## <chr> <dbl> <dbl> <dbl> <dbl> <dbl> <dbl>
## 1 blue tit 12 18 18.3 15.2 -0.470 0.212
## 2 blue tit 12 18 17.7 6.97 -0.578 -1.64
## 3 blue tit 12 18 6.01 18.8 -2.59 1.03
## 4 blue tit 12 18 13.1 15.4 -1.37 0.275
## 5 blue tit 12 18 14.0 13.3 -1.22 -0.200
## 6 coal tit 12 19 20.3 16.4 -0.127 0.493
## 7 coal tit 12 19 24.2 13.7 0.532 -0.125
## 8 great tit 14 24 25.3 18.1 0.726 0.872
## 9 great tit 14 24 23.4 9.48 0.396 -1.07
## 10 great tit 14 24 20.2 15.8 -0.158 0.357
## # ... with 20 more rows
```

## Extending the homophily model

Let’s add body size to our homophily model. We’ll use the same iterated workflow as before, but we won’t use all values of homophily; instead, we’ll conduct one set of simulations where homophily is positive (`2`

) and another negative (`-2`

). But first, we need to initialize our network for the simulation.

```
# initialize
flock2 <- network(N_birds, directed = F, density = 0, vertex.attr = df)
```

Notice that this time, *I added the vertex attributes directly* when I initialized the network (`vertex.attr = df`

).

`flock2`

```
## Network attributes:
## vertices = 30
## directed = FALSE
## hyper = FALSE
## loops = FALSE
## multiple = FALSE
## bipartite = FALSE
## total edges= 0
## missing edges= 0
## non-missing edges= 0
##
## Vertex attribute names:
## bird length s_length s_wingspan sim_length sim_wingspan vertex.names wingspan
##
## No edge attributes
```

Now let’s construct the model formula. We already know that we can use `nodematch`

for species homophily and `edges`

for network density. For the effect of body size, let’s use `nodecov`

– a term that adds one statistic to the network that covaries with a node attribute, in this case `s_wingspan`

.

```
# simulation formula
formula2 <- flock2 ~ edges + nodematch('bird') + nodecov('s_wingspan')
```

Next we need a sequence of coefficients for `s_wingspan`

that we will loop through.

`Wseq <- seq(-2,2, length.out = 9)`

Now we need a workflow to test negative and positive homophily. We could try to embed a loop within a loop, but it’s probably easier to just run two separate loops for each scenario. Remember, we’re just changing the coefficient for homophily from `-2`

to `2`

.

```
# containers
neg <- list()
pos <- list()
# negative homophily
for( i in seq_along(Wseq)) {
neg[[i]] <- simulate(formula2, coef=c(-5,-2,i), seed=777)
}
# positive homophily
for( i in seq_along(Wseq)) {
pos[[i]] <- simulate(formula2, coef=c(-5, 2,i), seed=777)
}
```

Let’s loop through a plot a few of our simulations. In practice, you’ll have many simulations. But for clarity, I’m only going plot `4`

from each of the scenarios. First the negative homophily simulation.

```
P <- list()
for(i in seq_along(Wseq)) {
g <- asIgraph(neg[[i]])
# plot w/ ggraph
gg <- as_tbl_graph(g) %>%
activate(nodes) %>%
#calculate degree centrality
mutate(degree = centrality_degree()) %>%
ggraph('stress') +
geom_edge_link0(alpha=0.5) +
# remove isolates
geom_node_point(aes(filter = degree > 0, size=degree, color=bird)) +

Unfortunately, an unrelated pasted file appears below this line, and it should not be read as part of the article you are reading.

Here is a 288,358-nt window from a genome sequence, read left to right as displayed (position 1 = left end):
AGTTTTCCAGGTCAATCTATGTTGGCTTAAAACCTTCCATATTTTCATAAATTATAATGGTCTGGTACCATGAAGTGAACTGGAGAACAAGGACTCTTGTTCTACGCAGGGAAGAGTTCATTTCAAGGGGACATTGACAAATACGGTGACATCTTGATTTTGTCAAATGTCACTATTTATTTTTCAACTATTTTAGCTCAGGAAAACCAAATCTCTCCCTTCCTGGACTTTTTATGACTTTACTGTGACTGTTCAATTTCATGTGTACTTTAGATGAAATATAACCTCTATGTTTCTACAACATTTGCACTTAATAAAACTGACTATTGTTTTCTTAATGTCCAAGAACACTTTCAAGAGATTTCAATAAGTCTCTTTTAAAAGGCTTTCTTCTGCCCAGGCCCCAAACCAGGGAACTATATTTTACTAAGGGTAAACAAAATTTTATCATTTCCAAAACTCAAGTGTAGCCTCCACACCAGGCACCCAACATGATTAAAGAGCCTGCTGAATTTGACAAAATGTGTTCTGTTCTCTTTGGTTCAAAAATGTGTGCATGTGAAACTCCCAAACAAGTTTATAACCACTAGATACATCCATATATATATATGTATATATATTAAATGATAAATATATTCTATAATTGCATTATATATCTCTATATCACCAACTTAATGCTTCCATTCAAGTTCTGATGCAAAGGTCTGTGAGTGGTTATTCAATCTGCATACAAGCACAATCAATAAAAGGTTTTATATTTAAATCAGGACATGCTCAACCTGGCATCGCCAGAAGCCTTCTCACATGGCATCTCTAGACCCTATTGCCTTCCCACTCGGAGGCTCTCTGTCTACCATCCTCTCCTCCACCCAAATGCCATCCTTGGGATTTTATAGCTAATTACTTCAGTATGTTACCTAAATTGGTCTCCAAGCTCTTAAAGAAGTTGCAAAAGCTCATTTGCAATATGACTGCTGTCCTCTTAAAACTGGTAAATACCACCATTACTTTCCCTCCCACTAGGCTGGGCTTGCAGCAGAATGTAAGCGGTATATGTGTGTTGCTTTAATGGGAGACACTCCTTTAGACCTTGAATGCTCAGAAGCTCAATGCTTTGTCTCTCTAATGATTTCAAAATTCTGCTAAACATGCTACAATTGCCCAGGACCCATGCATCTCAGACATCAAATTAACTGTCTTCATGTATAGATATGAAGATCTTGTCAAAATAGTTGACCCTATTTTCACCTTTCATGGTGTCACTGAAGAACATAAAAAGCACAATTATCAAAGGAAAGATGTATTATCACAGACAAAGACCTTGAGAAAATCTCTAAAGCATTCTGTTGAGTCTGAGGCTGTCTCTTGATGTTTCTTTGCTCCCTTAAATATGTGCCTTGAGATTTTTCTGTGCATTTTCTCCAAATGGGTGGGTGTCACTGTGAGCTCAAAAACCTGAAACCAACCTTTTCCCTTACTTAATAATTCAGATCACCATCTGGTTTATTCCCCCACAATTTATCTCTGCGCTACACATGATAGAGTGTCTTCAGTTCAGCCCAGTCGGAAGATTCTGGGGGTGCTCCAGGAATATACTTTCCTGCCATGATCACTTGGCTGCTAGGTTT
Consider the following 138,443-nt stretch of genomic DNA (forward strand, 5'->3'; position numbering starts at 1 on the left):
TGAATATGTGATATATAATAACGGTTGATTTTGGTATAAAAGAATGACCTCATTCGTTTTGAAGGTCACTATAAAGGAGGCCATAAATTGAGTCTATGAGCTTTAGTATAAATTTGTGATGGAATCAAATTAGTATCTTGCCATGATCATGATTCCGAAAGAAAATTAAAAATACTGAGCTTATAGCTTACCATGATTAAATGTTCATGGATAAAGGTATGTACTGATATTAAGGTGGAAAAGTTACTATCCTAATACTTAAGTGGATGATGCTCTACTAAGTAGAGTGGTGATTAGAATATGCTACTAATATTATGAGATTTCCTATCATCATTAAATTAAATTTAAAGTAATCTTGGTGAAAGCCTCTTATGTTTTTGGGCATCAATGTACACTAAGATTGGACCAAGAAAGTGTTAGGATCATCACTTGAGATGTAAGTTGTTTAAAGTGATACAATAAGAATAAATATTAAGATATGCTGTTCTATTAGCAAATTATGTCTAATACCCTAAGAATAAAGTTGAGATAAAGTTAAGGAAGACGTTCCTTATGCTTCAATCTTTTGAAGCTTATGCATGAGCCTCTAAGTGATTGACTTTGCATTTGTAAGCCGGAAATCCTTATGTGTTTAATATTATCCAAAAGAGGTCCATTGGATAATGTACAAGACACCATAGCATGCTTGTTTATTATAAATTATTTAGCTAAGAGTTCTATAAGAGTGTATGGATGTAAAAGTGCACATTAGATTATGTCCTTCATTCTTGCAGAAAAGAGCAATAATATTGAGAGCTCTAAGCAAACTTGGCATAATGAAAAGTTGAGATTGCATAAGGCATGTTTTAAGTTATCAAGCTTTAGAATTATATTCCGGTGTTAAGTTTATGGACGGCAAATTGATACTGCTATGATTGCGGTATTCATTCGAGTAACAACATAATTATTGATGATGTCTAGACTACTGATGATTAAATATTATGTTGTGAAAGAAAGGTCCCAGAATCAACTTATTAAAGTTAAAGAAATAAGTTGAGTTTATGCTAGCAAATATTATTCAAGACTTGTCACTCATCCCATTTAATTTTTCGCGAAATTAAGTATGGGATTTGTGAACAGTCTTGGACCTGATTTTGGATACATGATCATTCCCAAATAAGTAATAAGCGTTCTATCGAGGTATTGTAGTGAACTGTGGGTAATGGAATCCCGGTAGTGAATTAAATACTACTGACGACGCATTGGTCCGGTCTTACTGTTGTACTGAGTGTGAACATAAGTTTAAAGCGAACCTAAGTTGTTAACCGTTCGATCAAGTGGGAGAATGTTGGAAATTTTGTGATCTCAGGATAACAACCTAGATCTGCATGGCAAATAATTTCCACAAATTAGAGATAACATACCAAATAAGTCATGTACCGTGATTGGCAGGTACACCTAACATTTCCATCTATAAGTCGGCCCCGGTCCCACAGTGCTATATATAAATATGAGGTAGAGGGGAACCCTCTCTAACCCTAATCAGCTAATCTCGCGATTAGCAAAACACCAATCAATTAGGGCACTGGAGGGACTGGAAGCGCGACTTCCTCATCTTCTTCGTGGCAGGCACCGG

theme(panel.background = element_blank()) +
# remove legends
scale_size_continuous(guide = 'none') +
scale_color_discrete(guide = 'none') +
# convert to probability
ggtitle(paste('body size =', round(logit2prob(Wseq[i]), digits = 2)))
P[[i]] <- gg
}
# choose 4
cowplot::plot_grid(P[[1]], P[[2]], P[[4]], P[[5]])
```

And again for the positive homophily simulation. The code is the same – we just swap `pos`

for `neg`

– so for brevity, it is omitted.

It’s actually pretty hard to tell the differences from graph to graph and simulation to simulation. But one thing is pretty clear, the effect of body size *does not need* to be very strong. In fact, when it reaches a probability of `0.5`

, it makes it so that every bird appears dominant.

Let’s visualize degree distribution like we did above.

And the positive version.

One important takeaway from the simulation above is that even when there are two totally different social processes at work (homophily and body size domination), the resulting networks can be hardly distinguishable. This is a crucial thing to recognize early on.

## Extensions to try

**network size**: vary the number of nodes and see how the results differ.**sensitivity**: repeat a simulation multiple using same coefficient several times. Do results change or do they remain more or less the same?**group size**: vary the sizes of the grouples using the`prob`

argument in`sample`

. How do the resulting networks change when there is one dominant species?**one big individual**: add a single individual to the network who is*much*larger than the rest (a blue jay?). What effect does this individual have on the degree distribution?**structural terms**: add more`ergm-terms`

to the simulation like triangles or k-stars.**personalities**: individuals birds have different personalities; maybe some like to forage alone or with conspecifics, while other prefer heterospecifics. Add a variable to reflect this and simulate.**valued**: not all interactions are positive or neutral; maybe some interactions are negative? add values to the edges to indicate whether an interaction was positive or negative.